Zero waste town: Turkey to set precedent for eco-friendly project
Looking to boost its Zero Waste Project, Turkey seeks to create its own Kamikatsu, a Japanese town that became world-renowned for its top recycling rate, media reports say. A town will be picked out of more than 900 where every type of waste will be recycled
The Zero Waste Project launched by first lady Emine Erdoğan has progressed as more people join the effort to recycle and sort waste. A report by Turkish media outlets says authorities are now scouring towns in 81 provinces to find a town that will be fully adherent to zero waste, like Japan’s Kamikatsu.
Kamikatsu, a small town with about 800 households, won global fame for its zero waste efforts and for recycling more than 80 percent of its waste three years ago, inspiring many others, including Turkey, to curb random and misguided practices for eliminating waste.
Like in Kamikatsu, all types of waste will be collected separately in Turkey’s zero waste town, Hürriyet newspaper reported. Organic waste will be turned into compost to grow crops, while recyclable materials will be processed in recycling facilities to be converted into new goods. Moreover, the town will have electric garbage vehicles to curb emissions.
Reverse vending machines to collect plastic, metal and glass waste will be installed in the town and will give free cellphone and internet credits in exchange for putting recyclables in the machines.
The Environment and Urbanization Ministry is behind the project and will conduct an awareness campaign in the town to help locals become more familiar with the zero waste concept. The ministry will also provide equipment and experts to implement the project in the town.
The campaign for zero waste launched by Erdoğan in 2017 under the auspices of the Turkish presidency has gathered a lot of momentum with nationwide support. Thanks to the campaign, Turkey started to rediscover its potential to be a more eco-friendly country, despite heavy industrialization in recent years.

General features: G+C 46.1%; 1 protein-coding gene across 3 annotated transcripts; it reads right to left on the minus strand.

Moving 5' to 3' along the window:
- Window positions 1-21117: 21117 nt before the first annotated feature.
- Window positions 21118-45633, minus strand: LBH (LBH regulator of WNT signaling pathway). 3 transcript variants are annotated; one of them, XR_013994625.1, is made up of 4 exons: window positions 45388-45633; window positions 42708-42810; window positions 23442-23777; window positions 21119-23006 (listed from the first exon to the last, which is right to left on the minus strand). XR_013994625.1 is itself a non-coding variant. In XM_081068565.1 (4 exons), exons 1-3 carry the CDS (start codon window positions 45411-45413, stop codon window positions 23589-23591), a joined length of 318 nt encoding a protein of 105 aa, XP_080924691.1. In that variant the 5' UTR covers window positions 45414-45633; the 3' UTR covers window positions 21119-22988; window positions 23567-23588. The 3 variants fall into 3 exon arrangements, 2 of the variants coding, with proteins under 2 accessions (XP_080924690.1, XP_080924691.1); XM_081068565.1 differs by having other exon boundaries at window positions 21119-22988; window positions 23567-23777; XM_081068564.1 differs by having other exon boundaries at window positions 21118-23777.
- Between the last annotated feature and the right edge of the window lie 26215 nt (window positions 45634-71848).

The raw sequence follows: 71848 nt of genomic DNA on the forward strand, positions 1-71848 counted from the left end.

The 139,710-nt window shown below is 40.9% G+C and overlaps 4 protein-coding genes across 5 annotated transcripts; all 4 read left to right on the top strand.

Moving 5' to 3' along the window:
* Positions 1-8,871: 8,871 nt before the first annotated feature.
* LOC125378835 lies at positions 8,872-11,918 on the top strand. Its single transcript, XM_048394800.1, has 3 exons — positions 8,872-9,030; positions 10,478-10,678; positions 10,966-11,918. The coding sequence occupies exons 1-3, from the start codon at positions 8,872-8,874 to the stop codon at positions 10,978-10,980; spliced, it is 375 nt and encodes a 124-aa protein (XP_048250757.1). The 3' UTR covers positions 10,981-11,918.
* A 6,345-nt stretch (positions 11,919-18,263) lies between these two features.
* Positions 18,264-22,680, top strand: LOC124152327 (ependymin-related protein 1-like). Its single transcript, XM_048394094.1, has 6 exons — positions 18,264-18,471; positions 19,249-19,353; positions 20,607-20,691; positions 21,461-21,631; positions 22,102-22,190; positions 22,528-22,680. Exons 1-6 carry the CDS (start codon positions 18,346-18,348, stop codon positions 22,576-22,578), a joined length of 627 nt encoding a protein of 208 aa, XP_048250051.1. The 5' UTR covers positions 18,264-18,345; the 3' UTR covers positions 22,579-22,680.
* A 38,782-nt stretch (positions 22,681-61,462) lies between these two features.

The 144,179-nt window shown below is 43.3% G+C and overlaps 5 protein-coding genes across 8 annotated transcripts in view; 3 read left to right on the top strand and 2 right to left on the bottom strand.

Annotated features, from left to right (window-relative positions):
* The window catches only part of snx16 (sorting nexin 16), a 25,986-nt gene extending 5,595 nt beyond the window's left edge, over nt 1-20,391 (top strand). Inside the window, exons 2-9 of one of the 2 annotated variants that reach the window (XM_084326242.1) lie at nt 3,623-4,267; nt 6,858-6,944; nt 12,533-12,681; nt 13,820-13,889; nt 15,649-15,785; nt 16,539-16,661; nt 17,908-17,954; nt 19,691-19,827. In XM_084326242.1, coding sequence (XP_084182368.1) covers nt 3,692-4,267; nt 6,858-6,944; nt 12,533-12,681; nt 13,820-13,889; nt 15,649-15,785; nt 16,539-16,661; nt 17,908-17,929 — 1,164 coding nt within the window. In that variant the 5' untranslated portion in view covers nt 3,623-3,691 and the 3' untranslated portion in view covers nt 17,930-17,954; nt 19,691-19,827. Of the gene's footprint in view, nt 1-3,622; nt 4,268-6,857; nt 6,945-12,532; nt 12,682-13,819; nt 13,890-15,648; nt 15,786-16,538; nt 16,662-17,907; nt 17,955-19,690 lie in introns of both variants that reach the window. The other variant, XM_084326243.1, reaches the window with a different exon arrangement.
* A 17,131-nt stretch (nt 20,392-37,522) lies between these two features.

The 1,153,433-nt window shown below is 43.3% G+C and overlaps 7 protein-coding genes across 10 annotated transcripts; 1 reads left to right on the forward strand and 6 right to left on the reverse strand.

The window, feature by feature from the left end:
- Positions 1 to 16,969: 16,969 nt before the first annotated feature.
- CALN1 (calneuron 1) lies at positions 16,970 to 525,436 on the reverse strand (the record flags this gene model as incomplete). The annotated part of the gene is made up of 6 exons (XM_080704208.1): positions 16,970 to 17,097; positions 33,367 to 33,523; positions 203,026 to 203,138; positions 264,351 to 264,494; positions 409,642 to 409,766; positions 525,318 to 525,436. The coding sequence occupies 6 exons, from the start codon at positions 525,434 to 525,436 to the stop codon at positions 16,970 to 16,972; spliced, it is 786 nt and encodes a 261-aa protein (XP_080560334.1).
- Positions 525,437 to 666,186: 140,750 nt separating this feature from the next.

The ensuing recycling drive saw zero waste collection areas set up in more places, from shopping malls to businesses, schools, hotels, airports, etc. The drive saved more than 30 million trees between 2017 and 2018, with the recycling of more than 1.7 million tons of paper waste and cartons.
Amid rising concerns about environmental damage that comes with rapid economic growth, Turkey has started to prioritize waste management with more cities upgrading their waste management systems. The country also managed to recycle more than half of the plastic bottles in the market in one year. According to the last available data from 2017, of 236,000 tons of plastic bottles sold in 2017, approximately 140,000 tons were recycled.
Under a new draft bill, every business or public institution will be required to receive a zero waste certificate that will evaluate how it complies with the new policies. The bill also makes it mandatory for municipalities to set up facilities for the collection of waste separated at its source. For large cities, garbage disposal units to store recyclable materials will be placed every 400 meters, and mobile units will be placed in neighborhoods to pick up recyclable waste. Municipalities will also be required to inform the public on how to separate recyclable waste and where to dump it.
Turkey also seeks to spread compost-making equipment to convert food waste to compost for home use.
Mehmet Emin Birpınar, deputy minister of environment and urbanization, says all of Turkey will switch to the zero waste system by 2023, the centennial of the Republic of Turkey. Speaking at an event in the capital Ankara last week, Birpınar said they drafted regulations for nationwide implementation of zero waste applications, and the ministry spent more than TL 20 million last year for equipment to collect zero waste alone.